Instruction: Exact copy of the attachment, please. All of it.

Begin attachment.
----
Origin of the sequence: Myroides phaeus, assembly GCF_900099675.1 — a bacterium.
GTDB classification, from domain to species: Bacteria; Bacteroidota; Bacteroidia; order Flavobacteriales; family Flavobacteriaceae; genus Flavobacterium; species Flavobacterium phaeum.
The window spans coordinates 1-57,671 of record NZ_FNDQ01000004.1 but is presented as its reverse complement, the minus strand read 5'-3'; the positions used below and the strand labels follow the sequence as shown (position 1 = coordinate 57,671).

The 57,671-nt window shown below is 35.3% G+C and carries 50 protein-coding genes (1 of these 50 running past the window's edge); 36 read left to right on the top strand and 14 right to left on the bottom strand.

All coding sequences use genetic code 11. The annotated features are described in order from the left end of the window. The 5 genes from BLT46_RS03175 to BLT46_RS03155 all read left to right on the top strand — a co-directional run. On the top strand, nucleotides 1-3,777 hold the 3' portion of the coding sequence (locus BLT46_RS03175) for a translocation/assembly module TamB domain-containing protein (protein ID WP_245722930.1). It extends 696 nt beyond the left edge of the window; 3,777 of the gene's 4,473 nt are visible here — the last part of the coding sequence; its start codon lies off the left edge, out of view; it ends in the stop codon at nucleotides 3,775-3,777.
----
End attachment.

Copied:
Origin of the sequence: Myroides phaeus, assembly GCF_900099675.1 — a bacterium.
GTDB classification, from domain to species: Bacteria; Bacteroidota; Bacteroidia; order Flavobacteriales; family Flavobacteriaceae; genus Flavobacterium; species Flavobacterium phaeum.
The window spans coordinates 1-57,671 of record NZ_FNDQ01000004.1 but is presented as its reverse complement, the minus strand read 5'-3'; the positions used below and the strand labels follow the sequence as shown (position 1 = coordinate 57,671).

The 57,671-nt window shown below is 35.3% G+C and carries 50 protein-coding genes (1 of these 50 running past the window's edge); 36 read left to right on the top strand and 14 right to left on the bottom strand.

All coding sequences use genetic code 11. The annotated features are described in order from the left end of the window. The 5 genes from BLT46_RS03175 to BLT46_RS03155 all read left to right on the top strand — a co-directional run. On the top strand, nucleotides 1-3,777 hold the 3' portion of the coding sequence (locus BLT46_RS03175) for a translocation/assembly module TamB domain-containing protein (protein ID WP_245722930.1). It extends 696 nt beyond the left edge of the window; 3,777 of the gene's 4,473 nt are visible here — the last part of the coding sequence; its start codon lies off the left edge, out of view; it ends in the stop codon at nucleotides 3,775-3,777.